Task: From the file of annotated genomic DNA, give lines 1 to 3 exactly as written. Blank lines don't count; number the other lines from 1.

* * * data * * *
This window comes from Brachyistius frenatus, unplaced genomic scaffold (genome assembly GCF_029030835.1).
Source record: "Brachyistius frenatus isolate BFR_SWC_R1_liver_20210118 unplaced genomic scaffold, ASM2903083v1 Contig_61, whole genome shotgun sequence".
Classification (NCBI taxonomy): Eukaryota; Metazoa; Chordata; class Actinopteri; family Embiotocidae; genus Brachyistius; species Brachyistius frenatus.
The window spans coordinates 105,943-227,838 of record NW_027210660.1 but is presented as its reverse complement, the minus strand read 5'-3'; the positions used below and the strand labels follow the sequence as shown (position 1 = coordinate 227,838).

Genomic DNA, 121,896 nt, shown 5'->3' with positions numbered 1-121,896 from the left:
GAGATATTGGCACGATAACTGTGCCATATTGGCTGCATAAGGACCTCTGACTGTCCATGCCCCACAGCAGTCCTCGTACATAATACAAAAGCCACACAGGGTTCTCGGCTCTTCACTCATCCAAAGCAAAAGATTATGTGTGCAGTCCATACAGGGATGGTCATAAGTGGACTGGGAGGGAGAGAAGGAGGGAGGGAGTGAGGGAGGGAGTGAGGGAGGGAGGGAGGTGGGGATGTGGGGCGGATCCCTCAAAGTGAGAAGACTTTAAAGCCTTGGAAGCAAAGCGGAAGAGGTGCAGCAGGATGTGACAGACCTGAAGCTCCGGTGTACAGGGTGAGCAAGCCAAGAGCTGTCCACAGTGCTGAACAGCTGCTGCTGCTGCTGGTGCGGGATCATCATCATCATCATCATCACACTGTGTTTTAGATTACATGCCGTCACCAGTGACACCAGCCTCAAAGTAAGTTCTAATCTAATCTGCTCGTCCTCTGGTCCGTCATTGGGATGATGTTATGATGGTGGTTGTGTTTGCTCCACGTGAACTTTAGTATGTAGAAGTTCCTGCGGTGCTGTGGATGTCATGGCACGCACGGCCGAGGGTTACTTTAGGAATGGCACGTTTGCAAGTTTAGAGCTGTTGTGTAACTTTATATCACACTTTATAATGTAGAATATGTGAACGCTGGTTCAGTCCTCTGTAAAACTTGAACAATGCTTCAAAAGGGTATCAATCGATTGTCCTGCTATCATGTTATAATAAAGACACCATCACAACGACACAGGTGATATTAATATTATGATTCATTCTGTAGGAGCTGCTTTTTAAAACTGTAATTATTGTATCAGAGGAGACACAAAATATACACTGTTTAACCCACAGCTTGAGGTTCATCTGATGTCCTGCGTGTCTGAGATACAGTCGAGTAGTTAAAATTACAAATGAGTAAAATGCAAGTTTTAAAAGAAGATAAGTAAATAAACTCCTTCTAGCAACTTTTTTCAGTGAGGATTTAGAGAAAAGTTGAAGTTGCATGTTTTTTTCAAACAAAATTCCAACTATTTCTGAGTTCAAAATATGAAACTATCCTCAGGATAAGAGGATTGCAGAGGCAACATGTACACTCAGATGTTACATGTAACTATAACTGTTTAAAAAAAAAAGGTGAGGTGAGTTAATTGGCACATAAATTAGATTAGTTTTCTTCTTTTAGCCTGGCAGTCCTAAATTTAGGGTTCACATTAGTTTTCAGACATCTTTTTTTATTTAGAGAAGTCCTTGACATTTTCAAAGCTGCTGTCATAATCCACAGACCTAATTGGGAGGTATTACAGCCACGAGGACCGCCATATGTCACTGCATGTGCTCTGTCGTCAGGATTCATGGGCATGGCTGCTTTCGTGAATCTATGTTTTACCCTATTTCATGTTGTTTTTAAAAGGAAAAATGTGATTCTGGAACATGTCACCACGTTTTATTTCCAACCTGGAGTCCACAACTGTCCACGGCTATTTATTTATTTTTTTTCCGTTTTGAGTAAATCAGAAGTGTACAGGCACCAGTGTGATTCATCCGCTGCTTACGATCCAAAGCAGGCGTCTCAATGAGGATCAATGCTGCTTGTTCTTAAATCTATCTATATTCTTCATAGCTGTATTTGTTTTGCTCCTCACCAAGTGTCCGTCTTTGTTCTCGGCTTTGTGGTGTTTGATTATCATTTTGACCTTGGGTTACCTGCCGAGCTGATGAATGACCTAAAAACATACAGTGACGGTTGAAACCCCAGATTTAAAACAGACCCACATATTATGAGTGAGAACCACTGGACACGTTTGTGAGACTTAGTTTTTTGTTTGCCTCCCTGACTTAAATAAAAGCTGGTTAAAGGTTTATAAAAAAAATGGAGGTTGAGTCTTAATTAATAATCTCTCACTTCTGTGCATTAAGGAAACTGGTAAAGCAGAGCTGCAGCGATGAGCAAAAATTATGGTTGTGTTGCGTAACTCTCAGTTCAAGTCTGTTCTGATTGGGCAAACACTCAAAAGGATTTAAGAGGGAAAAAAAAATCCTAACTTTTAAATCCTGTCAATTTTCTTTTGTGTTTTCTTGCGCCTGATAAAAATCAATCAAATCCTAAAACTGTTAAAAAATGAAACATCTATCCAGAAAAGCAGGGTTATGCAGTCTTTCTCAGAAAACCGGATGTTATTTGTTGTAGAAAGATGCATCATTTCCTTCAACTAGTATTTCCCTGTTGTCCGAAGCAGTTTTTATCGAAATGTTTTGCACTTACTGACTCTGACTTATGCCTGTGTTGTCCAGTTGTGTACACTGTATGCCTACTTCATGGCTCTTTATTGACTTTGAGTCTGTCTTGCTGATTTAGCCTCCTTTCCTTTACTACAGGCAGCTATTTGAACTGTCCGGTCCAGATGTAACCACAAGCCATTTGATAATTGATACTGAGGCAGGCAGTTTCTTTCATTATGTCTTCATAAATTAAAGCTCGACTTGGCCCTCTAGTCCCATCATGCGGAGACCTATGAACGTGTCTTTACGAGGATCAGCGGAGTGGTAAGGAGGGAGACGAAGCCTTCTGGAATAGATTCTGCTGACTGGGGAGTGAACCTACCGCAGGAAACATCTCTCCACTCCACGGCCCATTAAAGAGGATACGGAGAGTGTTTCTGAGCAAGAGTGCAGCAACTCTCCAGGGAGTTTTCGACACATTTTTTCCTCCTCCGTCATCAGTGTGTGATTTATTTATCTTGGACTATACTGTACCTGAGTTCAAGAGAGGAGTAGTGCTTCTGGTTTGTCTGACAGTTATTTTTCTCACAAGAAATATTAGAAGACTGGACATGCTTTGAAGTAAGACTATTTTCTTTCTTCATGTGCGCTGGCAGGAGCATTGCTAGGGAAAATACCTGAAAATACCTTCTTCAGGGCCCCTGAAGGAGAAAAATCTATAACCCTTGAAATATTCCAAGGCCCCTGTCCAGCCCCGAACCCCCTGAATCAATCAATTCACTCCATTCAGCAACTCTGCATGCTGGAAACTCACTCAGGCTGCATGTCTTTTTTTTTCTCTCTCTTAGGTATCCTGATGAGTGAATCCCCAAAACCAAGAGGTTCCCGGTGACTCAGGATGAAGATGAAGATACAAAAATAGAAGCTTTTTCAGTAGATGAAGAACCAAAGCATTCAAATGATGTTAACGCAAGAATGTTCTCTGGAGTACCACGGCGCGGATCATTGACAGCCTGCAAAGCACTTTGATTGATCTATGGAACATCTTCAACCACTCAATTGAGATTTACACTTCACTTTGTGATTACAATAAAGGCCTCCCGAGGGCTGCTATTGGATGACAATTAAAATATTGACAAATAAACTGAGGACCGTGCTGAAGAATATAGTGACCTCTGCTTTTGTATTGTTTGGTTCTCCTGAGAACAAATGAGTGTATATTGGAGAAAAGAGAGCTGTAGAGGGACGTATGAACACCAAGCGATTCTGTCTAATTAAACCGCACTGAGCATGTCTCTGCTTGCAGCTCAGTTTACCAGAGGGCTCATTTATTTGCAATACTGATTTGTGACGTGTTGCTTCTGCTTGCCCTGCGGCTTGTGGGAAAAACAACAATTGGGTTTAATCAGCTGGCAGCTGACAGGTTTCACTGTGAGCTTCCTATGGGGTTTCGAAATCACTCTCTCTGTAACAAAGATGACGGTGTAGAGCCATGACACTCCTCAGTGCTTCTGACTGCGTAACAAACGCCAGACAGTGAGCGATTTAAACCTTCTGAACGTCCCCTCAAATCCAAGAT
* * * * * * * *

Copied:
This window comes from Brachyistius frenatus, unplaced genomic scaffold (genome assembly GCF_029030835.1).
Source record: "Brachyistius frenatus isolate BFR_SWC_R1_liver_20210118 unplaced genomic scaffold, ASM2903083v1 Contig_61, whole genome shotgun sequence".
Classification (NCBI taxonomy): Eukaryota; Metazoa; Chordata; class Actinopteri; family Embiotocidae; genus Brachyistius; species Brachyistius frenatus.